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Good to Great: Interviews

Q. I am very interested in joining a small consulting company. I was introduced to the staff through a networking contact and had a great initial meeting with a consultant. After that, they asked me back for informal meetings with a few different people. They are all great and they seem to like me too. I know they have a real opening, but I haven’t been asked to interview for the position yet. What are my next steps? I don’t want to be too pushy, but I don’t want to lose what I think could be a great opportunity.

A. So far so good! Discovering opportunity through your network is exactly what job seekers hope for. Your network led you to what seems to be a good match and there is a great deal for you to do at this stage. Many people might describe meetings as informal, but meeting people you want to work with who might want to work with you, is anything but informal. Interviewing is a process of getting to know someone, the skills they have and their experience. It is also an opportunity to learn what an organization is looking for in terms of skills, style, and strengths needed for success on the job. Interviews do not necessarily need to start with formal invitations or use the question and answer format.

Your “interview” started with the introduction you received from your networking contact. That person described you; your skill set, and in their encouragement to meet, probably suggested some areas of professional interest for their contacts to explore. In each interaction you have had so far, you have been assessed for the position they are hiring for. Each participant in the interview process most likely has a list of criteria they have for the new hire and in their meetings with you, are looking for examples or demonstrations of these criteria. So, now you know you have been interviewing and you know you have not answered the most important questions they never asked.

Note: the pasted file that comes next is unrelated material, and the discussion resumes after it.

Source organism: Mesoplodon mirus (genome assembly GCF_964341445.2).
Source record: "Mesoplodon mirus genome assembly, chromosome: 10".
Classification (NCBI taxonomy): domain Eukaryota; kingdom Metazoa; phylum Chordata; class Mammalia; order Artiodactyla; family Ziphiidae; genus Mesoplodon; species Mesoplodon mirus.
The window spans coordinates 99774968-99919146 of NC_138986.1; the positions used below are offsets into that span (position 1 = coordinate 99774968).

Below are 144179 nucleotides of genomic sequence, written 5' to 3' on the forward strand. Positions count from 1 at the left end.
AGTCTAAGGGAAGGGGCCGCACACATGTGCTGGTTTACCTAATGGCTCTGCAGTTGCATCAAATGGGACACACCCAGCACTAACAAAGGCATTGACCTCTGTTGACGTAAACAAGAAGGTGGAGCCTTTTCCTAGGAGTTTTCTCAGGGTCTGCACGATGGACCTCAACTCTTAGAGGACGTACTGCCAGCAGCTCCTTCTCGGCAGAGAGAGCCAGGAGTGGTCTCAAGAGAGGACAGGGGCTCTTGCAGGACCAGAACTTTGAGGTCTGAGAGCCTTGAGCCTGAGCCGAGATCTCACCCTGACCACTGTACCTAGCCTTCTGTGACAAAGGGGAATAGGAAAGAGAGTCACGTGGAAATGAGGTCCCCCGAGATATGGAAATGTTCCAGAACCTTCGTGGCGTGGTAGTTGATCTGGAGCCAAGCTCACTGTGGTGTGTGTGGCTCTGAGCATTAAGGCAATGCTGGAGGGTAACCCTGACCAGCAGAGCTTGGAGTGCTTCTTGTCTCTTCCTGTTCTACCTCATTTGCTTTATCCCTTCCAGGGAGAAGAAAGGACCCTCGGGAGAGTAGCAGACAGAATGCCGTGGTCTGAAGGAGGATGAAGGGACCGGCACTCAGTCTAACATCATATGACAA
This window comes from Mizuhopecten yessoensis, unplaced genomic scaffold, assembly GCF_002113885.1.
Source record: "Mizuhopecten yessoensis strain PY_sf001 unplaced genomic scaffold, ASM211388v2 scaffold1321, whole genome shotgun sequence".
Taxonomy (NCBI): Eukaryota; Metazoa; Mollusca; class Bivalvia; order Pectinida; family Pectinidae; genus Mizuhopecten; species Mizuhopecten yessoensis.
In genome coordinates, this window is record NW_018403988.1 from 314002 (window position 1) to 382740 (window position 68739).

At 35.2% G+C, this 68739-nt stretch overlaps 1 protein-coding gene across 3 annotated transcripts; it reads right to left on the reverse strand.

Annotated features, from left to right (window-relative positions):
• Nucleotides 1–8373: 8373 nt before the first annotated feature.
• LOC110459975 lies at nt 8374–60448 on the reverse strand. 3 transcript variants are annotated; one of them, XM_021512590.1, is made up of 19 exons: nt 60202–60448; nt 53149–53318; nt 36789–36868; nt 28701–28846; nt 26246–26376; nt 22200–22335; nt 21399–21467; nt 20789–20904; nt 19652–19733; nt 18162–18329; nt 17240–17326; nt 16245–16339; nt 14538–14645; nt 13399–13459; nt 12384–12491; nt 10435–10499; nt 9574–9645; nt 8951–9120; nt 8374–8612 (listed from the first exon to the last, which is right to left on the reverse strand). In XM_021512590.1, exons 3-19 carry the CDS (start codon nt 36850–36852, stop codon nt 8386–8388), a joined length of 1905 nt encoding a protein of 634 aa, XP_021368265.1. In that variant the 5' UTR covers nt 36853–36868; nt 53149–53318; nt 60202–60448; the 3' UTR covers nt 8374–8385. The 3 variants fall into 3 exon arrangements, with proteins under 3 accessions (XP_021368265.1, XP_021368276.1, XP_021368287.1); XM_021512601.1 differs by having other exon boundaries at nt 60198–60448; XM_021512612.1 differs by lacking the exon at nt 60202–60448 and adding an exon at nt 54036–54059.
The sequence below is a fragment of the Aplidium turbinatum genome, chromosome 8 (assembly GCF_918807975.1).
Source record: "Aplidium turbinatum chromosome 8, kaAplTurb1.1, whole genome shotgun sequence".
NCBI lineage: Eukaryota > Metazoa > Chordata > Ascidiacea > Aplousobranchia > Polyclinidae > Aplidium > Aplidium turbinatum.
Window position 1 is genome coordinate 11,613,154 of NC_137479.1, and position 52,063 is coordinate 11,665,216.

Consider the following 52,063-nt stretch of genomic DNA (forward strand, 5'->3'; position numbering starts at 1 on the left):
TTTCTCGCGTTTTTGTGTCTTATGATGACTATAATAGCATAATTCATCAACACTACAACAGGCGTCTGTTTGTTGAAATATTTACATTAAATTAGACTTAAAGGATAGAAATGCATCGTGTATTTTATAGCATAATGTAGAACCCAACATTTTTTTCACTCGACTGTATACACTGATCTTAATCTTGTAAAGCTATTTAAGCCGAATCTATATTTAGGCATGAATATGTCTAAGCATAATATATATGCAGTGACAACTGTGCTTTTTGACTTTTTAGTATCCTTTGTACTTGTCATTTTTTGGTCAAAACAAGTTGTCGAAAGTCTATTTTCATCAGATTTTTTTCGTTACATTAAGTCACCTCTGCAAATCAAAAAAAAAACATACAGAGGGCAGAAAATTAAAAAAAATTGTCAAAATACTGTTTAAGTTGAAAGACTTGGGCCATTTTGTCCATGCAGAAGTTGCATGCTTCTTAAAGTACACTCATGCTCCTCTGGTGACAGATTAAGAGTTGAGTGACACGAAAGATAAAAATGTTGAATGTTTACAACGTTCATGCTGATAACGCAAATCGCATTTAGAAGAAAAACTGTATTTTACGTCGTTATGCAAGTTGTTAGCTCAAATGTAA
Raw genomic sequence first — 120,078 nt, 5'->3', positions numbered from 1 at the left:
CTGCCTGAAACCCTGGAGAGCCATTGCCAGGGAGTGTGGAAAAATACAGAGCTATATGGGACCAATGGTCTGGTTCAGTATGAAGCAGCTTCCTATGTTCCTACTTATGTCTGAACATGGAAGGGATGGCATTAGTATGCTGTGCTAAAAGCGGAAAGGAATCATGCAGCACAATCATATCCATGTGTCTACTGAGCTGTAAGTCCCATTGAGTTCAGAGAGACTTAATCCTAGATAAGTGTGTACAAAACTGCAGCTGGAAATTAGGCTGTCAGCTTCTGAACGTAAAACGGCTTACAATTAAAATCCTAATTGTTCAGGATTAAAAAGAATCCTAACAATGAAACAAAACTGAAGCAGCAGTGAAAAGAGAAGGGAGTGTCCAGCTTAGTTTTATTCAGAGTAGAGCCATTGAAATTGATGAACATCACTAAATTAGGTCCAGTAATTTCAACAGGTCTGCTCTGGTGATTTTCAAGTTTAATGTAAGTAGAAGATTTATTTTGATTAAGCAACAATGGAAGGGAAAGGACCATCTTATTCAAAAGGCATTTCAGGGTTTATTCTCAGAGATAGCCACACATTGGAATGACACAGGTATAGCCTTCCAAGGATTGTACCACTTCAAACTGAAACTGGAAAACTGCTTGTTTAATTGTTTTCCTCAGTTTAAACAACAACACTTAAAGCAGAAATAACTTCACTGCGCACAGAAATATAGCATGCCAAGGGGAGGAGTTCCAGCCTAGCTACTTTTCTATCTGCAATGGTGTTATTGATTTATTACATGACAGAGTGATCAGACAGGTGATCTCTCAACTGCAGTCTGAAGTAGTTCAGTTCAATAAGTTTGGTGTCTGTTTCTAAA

Not every interviewer can provide candidates with a good interview, and as a result, great candidates need to over-prepare. Most people will prepare a list of the questions they anticipate being asked and they will prepare answers to these questions. They will also prepare a list of questions they want to ask. These preparations are all valuable, but where good candidates stop preparing, great candidates continue. Regardless of the questions asked, great candidates prepare a list of the messages they need to get across. Have you learned how they would describe the successful candidate? If you know what you would like to be asked in a formal interview, you know what you’ll discuss regardless of what gets asked or doesn’t. Are there examples of work you have done that you can discuss so the hiring organization can see how you would be successful on the job?

You have been interviewing, and now you have the opportunity to demonstrate the behaviors of a successful member of a small consulting company. So, take the initiative to arrange a next meeting. Discuss your sincere and significant interest in their organization and make sure you are prepared to convey the information which will make them see the best option there is – making you an offer.

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